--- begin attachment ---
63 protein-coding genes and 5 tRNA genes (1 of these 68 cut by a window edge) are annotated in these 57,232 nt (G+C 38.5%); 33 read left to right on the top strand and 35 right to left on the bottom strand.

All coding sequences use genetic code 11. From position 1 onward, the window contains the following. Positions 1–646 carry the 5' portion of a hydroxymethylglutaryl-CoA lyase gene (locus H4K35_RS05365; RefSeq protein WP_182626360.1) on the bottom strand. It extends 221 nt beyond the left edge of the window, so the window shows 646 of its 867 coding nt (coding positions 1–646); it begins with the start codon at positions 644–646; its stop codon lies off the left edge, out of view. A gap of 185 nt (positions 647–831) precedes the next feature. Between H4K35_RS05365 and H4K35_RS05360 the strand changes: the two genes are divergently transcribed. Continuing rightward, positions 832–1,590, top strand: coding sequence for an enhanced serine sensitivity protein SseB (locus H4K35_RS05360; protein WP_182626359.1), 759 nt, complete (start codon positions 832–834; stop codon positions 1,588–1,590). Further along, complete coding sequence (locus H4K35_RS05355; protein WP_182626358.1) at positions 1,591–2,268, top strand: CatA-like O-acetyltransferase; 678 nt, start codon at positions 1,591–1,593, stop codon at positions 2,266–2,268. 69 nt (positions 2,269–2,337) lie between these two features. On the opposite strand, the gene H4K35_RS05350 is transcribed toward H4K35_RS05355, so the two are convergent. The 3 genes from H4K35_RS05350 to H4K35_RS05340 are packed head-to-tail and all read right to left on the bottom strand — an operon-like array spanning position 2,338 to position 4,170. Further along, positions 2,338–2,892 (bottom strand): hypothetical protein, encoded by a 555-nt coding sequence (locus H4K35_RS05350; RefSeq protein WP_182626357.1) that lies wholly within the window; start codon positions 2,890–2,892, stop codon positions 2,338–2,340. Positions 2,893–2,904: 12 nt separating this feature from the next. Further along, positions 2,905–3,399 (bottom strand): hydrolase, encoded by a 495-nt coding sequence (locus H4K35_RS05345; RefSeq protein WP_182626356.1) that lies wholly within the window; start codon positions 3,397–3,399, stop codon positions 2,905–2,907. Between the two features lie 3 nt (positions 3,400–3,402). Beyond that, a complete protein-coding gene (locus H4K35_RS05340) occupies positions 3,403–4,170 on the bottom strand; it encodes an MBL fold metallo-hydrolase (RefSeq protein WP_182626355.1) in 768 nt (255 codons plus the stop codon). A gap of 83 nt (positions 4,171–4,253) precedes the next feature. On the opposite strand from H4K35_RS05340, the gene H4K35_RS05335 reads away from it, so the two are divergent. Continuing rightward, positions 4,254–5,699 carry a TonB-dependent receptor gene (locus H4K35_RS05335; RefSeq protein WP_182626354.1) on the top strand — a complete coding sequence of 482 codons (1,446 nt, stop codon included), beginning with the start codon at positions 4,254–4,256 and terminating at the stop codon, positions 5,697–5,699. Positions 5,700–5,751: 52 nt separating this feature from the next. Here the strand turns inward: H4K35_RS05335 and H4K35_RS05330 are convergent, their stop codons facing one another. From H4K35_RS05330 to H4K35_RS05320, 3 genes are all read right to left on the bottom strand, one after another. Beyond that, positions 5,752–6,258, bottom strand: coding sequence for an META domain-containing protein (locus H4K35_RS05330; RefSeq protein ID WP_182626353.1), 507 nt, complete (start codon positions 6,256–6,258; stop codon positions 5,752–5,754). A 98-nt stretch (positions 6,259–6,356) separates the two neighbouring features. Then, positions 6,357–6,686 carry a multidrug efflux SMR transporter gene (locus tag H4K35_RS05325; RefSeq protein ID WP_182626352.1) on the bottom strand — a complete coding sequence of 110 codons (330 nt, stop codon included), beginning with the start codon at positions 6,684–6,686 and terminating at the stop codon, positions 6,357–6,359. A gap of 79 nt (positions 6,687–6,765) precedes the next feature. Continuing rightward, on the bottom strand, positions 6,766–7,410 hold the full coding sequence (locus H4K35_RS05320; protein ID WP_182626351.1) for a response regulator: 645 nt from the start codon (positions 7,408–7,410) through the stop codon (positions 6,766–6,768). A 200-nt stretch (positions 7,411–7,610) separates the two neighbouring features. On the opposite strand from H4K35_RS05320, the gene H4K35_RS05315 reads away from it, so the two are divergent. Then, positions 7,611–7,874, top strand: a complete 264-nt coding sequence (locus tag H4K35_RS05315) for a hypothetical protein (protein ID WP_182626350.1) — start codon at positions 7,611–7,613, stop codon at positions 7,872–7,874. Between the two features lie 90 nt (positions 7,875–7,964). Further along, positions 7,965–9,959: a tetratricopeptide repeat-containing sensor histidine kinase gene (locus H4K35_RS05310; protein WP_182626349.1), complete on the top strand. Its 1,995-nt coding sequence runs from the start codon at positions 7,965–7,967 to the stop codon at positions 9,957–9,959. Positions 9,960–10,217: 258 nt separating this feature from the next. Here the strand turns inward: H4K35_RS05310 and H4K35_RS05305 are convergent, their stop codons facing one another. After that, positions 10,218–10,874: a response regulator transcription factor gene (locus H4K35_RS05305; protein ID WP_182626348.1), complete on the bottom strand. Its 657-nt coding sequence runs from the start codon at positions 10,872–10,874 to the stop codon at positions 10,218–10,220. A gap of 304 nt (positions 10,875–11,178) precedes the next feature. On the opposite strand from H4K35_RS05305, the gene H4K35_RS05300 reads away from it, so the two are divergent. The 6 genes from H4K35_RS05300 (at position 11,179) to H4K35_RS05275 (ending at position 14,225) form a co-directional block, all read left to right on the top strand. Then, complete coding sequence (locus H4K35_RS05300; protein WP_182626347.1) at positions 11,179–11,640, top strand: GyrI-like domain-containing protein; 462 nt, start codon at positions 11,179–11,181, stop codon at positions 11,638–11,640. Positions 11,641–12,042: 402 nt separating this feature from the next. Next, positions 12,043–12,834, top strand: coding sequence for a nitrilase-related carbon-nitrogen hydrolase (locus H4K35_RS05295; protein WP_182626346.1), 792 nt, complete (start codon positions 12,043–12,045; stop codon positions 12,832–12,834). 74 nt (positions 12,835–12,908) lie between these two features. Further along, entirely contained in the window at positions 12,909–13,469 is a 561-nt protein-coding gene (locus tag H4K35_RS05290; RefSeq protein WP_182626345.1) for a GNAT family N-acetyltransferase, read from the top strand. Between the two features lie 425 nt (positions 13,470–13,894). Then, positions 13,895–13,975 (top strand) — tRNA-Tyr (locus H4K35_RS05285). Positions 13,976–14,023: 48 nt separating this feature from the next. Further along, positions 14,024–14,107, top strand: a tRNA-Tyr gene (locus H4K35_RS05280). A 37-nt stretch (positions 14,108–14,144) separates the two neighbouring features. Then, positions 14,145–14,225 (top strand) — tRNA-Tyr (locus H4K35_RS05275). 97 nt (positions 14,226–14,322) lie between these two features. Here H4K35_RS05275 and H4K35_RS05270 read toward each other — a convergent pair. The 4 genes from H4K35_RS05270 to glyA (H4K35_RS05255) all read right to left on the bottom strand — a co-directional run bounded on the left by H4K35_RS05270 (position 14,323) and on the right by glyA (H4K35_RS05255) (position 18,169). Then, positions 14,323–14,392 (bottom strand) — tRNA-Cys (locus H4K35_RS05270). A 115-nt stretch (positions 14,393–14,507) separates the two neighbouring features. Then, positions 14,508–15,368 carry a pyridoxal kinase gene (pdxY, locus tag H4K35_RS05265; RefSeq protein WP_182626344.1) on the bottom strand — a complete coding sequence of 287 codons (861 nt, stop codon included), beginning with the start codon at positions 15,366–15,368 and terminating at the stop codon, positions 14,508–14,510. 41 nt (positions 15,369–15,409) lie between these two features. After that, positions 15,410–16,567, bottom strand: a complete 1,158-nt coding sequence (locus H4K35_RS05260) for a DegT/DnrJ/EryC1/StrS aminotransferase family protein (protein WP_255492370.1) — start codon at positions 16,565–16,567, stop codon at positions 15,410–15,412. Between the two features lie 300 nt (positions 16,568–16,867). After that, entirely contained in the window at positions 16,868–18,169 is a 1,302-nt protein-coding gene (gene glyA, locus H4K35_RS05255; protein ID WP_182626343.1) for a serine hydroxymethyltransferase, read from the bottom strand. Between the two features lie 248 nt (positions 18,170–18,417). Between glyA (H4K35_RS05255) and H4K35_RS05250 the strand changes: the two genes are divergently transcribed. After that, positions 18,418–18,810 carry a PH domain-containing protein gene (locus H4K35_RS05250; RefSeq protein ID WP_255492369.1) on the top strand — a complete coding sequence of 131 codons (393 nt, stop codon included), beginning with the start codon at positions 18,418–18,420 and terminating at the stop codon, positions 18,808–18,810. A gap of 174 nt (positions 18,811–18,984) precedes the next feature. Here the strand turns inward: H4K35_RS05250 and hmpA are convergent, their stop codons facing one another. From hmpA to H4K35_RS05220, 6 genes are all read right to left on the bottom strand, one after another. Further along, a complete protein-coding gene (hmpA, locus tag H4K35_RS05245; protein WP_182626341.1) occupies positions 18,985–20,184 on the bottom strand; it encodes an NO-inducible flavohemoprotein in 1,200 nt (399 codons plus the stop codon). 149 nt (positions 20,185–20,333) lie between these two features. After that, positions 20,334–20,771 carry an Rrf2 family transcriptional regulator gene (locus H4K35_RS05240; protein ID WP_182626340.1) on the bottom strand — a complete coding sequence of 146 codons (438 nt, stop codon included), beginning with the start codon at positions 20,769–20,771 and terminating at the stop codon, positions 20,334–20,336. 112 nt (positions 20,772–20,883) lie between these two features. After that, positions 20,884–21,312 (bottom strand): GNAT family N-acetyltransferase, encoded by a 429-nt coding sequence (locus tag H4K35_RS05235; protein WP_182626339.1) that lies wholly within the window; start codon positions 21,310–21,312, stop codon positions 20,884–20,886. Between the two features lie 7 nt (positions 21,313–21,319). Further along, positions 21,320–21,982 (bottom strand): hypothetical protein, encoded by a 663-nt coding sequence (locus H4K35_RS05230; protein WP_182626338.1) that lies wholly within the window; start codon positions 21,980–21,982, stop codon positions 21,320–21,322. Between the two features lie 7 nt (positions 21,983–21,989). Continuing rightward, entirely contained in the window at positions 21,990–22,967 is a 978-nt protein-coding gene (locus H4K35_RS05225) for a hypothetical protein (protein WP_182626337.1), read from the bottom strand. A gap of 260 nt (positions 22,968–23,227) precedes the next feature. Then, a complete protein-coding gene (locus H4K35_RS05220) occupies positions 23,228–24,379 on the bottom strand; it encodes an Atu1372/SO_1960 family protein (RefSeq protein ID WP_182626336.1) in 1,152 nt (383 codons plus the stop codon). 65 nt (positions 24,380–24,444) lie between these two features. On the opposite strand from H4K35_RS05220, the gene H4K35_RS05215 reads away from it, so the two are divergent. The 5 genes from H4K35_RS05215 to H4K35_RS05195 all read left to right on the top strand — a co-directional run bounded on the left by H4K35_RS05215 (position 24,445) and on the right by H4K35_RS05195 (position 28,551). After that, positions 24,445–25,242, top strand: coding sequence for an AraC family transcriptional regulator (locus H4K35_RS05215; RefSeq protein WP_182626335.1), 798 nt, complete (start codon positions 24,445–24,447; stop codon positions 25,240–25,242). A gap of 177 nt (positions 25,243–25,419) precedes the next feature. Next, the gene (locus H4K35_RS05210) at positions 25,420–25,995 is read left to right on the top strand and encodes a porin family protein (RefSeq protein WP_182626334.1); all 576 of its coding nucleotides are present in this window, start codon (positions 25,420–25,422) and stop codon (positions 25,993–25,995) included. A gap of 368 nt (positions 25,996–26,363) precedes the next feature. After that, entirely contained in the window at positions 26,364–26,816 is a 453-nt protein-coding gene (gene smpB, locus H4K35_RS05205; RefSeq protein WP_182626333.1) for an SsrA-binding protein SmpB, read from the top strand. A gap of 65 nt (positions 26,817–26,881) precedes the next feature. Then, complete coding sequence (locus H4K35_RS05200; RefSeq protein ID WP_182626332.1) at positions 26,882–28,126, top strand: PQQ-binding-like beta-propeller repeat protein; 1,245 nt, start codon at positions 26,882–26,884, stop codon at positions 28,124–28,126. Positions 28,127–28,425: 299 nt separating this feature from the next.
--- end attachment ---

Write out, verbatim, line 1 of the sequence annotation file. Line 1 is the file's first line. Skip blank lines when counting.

63 protein-coding genes and 5 tRNA genes (1 of these 68 cut by a window edge) are annotated in these 57,232 nt (G+C 38.5%); 33 read left to right on the top strand and 35 right to left on the bottom strand.